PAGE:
For those who don't know me, I'm a huge fan of plaid. There's just something warm, inviting and, of course, traditional about the colors and linear patterns of his timeless fabric and design. In the past, I've often used the words 'plaid' and 'tartan' interchangeably, assuming that they were more or less one and the same. Several months ago I accompanied an interior design client to a house in which she was doing work on and which I was commissioned to do a live edge cocktail table for. She described the pillows that were to go on a sofa that was being custom built as tartan. I told her how much I loved plaid, and she proceeded to tell me that she thought of using various plaid patterns she decided on straightforward tartan - well, I kinda looked at her funny but decided to keep my mouth shut, taking in confusion on my part. Isn't plaid and tartan the same?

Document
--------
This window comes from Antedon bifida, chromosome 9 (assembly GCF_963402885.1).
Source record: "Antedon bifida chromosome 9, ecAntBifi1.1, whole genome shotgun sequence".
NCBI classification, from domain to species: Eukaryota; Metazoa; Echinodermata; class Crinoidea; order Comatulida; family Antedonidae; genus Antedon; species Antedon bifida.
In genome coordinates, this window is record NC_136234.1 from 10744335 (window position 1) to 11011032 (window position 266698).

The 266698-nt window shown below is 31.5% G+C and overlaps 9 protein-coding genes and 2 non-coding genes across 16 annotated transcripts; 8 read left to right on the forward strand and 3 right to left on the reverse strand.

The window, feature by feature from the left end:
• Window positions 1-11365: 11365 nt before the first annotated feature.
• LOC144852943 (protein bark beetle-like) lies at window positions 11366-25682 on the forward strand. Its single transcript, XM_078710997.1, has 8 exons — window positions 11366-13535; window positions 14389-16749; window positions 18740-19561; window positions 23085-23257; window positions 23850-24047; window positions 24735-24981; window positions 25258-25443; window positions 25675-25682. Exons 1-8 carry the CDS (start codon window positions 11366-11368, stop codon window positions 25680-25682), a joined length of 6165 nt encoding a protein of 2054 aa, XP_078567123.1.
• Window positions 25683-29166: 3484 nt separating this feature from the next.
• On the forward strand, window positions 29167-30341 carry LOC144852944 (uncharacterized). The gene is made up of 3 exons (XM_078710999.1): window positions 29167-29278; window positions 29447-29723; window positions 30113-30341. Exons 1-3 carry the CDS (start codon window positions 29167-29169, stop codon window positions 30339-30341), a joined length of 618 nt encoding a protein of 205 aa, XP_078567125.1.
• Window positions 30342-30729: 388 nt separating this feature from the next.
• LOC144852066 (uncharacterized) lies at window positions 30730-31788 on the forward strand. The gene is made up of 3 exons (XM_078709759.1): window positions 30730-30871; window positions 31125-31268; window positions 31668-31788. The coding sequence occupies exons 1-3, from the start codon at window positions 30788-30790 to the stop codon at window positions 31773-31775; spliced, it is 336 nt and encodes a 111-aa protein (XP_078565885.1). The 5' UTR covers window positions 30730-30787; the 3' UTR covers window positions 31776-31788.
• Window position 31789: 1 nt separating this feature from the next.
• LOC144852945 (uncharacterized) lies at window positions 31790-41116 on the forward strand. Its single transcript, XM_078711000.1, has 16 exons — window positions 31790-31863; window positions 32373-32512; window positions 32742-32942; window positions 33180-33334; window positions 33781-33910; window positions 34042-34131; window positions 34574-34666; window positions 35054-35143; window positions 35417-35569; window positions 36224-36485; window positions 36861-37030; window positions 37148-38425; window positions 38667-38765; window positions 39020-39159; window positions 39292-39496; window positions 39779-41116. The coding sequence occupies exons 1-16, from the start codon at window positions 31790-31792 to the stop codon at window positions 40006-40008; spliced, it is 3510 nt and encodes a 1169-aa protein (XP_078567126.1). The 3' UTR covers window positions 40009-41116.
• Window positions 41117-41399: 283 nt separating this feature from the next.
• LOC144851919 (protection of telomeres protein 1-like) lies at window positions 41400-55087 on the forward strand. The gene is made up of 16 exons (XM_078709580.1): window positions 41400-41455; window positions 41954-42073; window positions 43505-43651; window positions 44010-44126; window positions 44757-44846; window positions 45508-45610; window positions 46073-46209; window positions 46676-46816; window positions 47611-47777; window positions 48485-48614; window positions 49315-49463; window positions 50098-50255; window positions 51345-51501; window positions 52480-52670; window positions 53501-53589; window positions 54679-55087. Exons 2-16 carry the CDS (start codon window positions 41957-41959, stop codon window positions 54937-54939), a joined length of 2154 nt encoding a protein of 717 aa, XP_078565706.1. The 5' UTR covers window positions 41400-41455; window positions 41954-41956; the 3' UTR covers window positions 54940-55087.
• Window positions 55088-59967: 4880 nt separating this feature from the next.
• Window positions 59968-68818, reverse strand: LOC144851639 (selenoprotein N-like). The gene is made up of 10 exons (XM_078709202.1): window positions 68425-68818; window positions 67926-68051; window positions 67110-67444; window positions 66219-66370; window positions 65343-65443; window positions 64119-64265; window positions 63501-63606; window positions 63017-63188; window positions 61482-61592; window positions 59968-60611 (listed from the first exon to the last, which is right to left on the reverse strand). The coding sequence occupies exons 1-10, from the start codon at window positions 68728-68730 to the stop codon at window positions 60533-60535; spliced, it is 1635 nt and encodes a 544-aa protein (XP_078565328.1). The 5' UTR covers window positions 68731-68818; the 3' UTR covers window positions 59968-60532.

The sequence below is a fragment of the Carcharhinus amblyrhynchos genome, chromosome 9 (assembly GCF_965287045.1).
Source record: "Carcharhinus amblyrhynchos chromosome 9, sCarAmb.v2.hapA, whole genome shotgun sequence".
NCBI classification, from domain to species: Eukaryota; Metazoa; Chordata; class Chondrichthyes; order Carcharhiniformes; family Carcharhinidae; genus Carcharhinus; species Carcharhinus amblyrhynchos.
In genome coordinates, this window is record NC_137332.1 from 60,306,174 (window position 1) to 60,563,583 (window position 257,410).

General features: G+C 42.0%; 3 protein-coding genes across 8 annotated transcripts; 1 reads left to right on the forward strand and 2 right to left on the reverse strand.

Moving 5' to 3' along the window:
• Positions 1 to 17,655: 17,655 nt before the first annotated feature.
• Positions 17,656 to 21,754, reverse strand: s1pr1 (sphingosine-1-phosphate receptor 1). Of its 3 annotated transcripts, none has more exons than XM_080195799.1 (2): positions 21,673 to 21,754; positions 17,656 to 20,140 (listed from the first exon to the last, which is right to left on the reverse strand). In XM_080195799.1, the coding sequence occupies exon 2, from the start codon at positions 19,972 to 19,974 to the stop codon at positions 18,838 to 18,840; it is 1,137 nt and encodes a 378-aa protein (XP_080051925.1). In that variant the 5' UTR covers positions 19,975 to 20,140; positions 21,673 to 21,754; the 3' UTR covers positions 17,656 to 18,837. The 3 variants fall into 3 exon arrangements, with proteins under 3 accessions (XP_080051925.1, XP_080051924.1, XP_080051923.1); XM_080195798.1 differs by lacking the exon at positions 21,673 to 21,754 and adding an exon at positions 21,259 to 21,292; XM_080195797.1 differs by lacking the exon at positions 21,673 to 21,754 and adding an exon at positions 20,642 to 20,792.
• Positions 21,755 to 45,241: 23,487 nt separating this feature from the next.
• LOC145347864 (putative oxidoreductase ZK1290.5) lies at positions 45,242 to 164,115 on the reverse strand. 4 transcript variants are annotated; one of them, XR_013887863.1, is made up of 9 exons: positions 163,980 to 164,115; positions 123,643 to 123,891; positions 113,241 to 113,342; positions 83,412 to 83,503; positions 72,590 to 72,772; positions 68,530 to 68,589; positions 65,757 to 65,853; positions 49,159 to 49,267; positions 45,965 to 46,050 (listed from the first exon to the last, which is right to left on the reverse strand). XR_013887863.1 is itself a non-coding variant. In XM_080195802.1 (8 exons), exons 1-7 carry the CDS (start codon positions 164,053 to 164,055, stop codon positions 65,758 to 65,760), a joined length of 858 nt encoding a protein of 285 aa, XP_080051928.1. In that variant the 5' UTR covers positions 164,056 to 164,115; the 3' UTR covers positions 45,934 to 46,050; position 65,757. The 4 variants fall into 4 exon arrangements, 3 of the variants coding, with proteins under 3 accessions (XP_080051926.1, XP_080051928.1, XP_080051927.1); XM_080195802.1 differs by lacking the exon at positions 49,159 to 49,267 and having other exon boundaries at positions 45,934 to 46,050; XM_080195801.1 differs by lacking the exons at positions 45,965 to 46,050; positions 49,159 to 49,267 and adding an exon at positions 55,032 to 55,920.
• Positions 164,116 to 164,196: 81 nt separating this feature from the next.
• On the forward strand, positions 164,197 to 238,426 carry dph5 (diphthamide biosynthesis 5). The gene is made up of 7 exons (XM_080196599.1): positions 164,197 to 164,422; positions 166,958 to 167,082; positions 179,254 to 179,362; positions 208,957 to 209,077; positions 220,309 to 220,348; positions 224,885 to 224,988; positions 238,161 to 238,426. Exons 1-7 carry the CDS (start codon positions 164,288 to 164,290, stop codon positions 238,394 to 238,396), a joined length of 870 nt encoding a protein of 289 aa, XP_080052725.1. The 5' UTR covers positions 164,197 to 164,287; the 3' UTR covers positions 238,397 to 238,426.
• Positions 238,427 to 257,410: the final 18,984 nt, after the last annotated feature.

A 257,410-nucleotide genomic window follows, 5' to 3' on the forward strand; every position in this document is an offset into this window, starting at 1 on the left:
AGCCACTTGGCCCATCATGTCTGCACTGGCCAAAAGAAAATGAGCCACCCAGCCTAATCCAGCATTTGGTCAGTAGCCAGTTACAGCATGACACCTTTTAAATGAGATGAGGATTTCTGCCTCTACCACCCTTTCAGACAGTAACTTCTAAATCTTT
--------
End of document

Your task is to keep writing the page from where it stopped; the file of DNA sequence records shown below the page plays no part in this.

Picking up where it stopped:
Fast forward to an article today in the LA Times on with my hero Scot Meacham Woods, once and for all, explaining the difference between the two:
Discerning trendsters take note: Wood points out that while all tartans are plaids, not all plaids are tartans. "If you look at a plaid, it is basically stripes running in a horizontal direction and stripes running in a vertical direction; that's a plaid. If the arrangement of the stripes is exactly the same in both directions ... creating a grid pattern, that's when you get into tartan territory."